Figure 3.
Responses of instructors at colleges of osteopathic medicine that discuss the anatomy of the anteromedial (AM) and posterolateral (PL) bundles of the anterior cruciate ligament (ACL) to survey question on which categories of the basic science curricula cover this subject matter. Respondents to this question (n=9) could select more than 1 category.
Conclusion
The present survey results reveal a void in anatomic instruction regarding the AM and PL bundles of the ACL within osteopathic medical education. Because of the probability that third-year and fourth-year osteopathic medical students will encounter ACL injuries during their clinical rotations, it is of paramount importance that students fully understand the functions of the ACL to ensure effective use of osteopathic diagnostic techniques. This understanding, in turn, requires an understanding of AM and PL bundles as 2 distinct functional components of the ACL. 
Our findings suggest the need for enhanced presentation of the AM and PL bundles within the basic science curricula at COMs, thereby providing a more comprehensive anatomic education for osteopathic medical students. 
 Financial Disclosures: None reported.
 
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Figure 1.
Photograph of cadaveric anterior cruciate ligament (ACL), which is composed of the anteromedial (AM) bundle and the posterolateral (PL) bundle. The posterior cruciate ligament (PCL) is located posteromedially between the lateral condyle of the femur and the medial condyle of the tibia.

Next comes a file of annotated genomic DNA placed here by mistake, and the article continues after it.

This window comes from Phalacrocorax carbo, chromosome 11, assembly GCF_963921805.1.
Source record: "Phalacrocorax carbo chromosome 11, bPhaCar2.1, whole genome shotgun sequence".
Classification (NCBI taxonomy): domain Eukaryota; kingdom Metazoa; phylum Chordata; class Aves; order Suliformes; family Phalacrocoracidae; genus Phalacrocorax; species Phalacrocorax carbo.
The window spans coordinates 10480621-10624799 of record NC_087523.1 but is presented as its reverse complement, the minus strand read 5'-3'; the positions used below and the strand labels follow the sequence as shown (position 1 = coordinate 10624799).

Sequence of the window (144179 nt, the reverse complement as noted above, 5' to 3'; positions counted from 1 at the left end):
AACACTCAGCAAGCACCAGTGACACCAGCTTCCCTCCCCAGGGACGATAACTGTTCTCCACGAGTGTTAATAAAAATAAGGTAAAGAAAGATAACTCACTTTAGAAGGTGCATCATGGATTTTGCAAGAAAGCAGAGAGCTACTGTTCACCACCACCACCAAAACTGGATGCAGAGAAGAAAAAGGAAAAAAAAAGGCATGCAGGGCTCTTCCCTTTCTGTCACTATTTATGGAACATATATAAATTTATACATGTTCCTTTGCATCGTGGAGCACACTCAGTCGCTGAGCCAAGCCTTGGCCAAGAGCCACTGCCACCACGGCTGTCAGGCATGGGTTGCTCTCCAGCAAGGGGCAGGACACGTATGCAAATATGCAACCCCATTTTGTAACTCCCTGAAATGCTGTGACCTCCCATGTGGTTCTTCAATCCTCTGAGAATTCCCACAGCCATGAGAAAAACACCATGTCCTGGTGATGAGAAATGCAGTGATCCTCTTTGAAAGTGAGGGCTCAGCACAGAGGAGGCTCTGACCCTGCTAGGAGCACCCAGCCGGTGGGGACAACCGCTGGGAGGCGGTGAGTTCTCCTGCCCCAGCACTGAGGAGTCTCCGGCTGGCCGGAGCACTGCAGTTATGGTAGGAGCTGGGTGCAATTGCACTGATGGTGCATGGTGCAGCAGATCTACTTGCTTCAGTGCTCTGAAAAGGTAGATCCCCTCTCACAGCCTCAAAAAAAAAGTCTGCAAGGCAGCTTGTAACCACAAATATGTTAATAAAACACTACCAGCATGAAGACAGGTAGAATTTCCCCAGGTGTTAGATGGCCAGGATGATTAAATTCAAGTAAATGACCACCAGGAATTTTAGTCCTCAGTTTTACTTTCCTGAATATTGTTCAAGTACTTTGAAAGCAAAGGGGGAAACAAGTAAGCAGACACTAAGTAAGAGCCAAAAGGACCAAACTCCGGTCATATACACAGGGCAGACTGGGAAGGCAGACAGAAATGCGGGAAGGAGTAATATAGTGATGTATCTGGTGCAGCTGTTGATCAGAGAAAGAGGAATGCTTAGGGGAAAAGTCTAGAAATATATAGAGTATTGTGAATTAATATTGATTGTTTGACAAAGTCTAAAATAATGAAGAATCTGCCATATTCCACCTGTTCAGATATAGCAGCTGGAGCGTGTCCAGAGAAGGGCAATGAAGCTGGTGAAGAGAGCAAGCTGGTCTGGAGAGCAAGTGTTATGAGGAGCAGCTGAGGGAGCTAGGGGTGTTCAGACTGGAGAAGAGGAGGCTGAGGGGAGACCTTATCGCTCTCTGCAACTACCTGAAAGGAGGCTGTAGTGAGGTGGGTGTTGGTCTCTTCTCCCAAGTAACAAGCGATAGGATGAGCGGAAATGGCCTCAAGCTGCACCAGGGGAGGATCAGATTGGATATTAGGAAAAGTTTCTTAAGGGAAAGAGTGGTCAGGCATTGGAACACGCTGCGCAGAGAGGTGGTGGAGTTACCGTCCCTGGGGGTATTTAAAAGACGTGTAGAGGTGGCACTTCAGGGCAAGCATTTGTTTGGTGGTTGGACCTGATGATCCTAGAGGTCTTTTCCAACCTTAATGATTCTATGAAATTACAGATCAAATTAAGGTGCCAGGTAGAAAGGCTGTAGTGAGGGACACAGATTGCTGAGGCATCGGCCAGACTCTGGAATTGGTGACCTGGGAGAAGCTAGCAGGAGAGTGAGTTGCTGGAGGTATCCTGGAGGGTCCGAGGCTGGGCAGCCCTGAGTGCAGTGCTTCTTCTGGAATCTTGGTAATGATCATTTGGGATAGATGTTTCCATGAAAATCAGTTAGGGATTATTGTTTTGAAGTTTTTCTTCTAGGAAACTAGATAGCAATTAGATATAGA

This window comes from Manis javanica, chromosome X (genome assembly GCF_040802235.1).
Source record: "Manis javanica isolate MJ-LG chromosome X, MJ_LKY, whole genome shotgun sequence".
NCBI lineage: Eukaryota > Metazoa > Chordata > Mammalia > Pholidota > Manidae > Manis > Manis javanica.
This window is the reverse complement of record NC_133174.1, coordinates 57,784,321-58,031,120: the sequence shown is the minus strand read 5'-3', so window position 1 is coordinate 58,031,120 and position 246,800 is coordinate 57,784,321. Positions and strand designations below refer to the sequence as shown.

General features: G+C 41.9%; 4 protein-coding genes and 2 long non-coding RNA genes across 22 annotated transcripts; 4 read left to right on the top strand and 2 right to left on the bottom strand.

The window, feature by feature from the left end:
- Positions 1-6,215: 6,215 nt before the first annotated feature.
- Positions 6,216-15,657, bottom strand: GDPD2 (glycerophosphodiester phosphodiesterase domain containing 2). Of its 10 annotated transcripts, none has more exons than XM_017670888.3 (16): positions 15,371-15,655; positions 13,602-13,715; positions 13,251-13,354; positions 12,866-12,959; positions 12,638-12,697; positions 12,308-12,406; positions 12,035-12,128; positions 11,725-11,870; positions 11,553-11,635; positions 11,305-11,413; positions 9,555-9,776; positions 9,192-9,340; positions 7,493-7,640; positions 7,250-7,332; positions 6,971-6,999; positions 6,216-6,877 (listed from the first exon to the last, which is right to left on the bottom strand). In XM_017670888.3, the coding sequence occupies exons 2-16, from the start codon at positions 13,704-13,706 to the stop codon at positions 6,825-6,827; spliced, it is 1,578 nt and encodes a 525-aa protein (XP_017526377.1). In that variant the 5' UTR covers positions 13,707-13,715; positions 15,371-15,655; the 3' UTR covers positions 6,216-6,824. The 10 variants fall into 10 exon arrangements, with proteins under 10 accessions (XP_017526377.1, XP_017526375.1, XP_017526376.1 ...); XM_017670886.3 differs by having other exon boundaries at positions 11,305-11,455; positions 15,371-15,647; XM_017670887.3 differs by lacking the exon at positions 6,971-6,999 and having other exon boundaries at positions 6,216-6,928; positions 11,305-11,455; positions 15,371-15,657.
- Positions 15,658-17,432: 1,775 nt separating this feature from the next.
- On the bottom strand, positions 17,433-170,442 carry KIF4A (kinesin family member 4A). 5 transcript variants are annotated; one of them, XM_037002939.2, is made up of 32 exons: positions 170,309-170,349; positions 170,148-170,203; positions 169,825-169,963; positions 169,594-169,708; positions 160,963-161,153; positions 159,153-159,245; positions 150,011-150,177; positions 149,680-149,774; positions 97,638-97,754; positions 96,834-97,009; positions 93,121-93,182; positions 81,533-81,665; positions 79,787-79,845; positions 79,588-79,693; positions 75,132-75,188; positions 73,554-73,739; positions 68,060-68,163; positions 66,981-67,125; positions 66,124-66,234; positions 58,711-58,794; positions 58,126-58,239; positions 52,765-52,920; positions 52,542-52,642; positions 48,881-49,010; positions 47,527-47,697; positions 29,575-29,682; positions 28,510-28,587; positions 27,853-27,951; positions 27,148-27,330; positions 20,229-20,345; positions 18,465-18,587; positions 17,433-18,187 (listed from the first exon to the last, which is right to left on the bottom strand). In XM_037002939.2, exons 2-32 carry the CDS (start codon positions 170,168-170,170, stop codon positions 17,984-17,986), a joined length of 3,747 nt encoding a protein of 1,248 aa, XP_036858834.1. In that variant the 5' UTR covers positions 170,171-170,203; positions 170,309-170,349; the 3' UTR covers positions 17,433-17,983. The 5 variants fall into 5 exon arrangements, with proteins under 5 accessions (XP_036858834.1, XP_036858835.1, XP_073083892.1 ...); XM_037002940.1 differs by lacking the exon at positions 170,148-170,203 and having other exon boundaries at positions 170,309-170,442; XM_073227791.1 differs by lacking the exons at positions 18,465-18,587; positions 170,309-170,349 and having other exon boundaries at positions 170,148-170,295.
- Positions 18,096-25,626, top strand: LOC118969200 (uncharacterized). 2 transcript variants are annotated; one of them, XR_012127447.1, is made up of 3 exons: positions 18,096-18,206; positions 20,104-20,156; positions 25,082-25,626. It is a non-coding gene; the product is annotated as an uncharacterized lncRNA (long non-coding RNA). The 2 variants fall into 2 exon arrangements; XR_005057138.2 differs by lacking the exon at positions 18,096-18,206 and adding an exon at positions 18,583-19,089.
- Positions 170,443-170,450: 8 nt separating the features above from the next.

Figure 1.
Photograph of cadaveric anterior cruciate ligament (ACL), which is composed of the anteromedial (AM) bundle and the posterolateral (PL) bundle. The posterior cruciate ligament (PCL) is located posteromedially between the lateral condyle of the femur and the medial condyle of the tibia.
Figure 2.
Responses of instructors at colleges of osteopathic medicine (COMs) to survey question on whether the anatomy of the anteromedial (AM) bundle and the posterolateral (PL) bundle of the anterior cruciate ligament (ACL) is covered in any category of the basic science curricula at the COMs (N=21).
Figure 2.
Responses of instructors at colleges of osteopathic medicine (COMs) to survey question on whether the anatomy of the anteromedial (AM) bundle and the posterolateral (PL) bundle of the anterior cruciate ligament (ACL) is covered in any category of the basic science curricula at the COMs (N=21).
Figure 3.
Responses of instructors at colleges of osteopathic medicine that discuss the anatomy of the anteromedial (AM) and posterolateral (PL) bundles of the anterior cruciate ligament (ACL) to survey question on which categories of the basic science curricula cover this subject matter. Respondents to this question (n=9) could select more than 1 category.
Figure 3.
Responses of instructors at colleges of osteopathic medicine that discuss the anatomy of the anteromedial (AM) and posterolateral (PL) bundles of the anterior cruciate ligament (ACL) to survey question on which categories of the basic science curricula cover this subject matter. Respondents to this question (n=9) could select more than 1 category.